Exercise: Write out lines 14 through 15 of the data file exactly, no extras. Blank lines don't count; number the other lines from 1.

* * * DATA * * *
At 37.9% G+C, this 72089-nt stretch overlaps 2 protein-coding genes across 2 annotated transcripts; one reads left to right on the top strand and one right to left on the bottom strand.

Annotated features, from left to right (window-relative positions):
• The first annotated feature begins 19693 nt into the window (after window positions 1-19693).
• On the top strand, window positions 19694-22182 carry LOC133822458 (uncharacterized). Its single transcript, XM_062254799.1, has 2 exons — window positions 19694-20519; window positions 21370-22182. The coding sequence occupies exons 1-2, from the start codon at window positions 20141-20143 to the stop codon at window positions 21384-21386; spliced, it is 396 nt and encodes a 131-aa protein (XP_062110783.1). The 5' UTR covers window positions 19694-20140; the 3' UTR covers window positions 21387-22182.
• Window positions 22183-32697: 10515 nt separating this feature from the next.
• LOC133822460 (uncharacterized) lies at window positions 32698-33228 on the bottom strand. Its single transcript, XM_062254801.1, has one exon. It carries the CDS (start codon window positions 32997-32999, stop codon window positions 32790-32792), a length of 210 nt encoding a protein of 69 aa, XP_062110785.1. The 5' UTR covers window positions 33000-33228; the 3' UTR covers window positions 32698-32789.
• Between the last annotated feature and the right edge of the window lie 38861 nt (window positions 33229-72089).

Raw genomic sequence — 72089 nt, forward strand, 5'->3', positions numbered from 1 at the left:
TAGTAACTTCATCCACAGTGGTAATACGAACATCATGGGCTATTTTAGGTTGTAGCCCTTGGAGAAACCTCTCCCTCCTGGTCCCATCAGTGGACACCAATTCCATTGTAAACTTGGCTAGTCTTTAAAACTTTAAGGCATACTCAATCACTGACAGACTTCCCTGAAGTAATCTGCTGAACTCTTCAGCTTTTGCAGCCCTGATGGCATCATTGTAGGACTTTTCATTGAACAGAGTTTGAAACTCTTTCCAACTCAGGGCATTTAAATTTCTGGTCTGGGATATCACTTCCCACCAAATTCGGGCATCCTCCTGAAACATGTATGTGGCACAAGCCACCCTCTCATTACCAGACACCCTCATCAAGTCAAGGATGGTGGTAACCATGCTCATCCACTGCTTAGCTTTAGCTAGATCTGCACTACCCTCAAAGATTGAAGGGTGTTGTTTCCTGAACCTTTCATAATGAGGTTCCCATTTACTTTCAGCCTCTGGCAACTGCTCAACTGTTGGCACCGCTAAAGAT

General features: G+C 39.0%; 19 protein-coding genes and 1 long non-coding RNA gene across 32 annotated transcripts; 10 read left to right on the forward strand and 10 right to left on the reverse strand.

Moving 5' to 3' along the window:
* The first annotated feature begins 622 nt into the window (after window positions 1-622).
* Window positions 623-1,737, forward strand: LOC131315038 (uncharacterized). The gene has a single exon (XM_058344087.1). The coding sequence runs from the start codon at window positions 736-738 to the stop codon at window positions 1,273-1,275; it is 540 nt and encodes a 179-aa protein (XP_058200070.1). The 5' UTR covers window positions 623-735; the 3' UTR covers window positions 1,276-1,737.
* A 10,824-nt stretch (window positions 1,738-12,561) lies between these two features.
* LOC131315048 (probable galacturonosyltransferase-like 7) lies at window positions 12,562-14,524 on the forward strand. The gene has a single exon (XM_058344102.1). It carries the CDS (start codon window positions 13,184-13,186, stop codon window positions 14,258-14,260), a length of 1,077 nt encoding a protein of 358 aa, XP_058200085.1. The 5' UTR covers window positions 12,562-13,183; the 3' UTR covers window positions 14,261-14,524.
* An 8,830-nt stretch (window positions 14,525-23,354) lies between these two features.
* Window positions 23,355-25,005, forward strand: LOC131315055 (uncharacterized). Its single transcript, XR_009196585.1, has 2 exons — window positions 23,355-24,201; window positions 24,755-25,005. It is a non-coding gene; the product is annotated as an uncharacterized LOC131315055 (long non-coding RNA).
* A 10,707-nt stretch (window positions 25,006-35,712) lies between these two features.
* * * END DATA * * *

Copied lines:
* A 10,824-nt stretch (window positions 1,738-12,561) lies between these two features.
* LOC131315048 (probable galacturonosyltransferase-like 7) lies at window positions 12,562-14,524 on the forward strand. The gene has a single exon (XM_058344102.1). It carries the CDS (start codon window positions 13,184-13,186, stop codon window positions 14,258-14,260), a length of 1,077 nt encoding a protein of 358 aa, XP_058200085.1. The 5' UTR covers window positions 12,562-13,183; the 3' UTR covers window positions 14,261-14,524.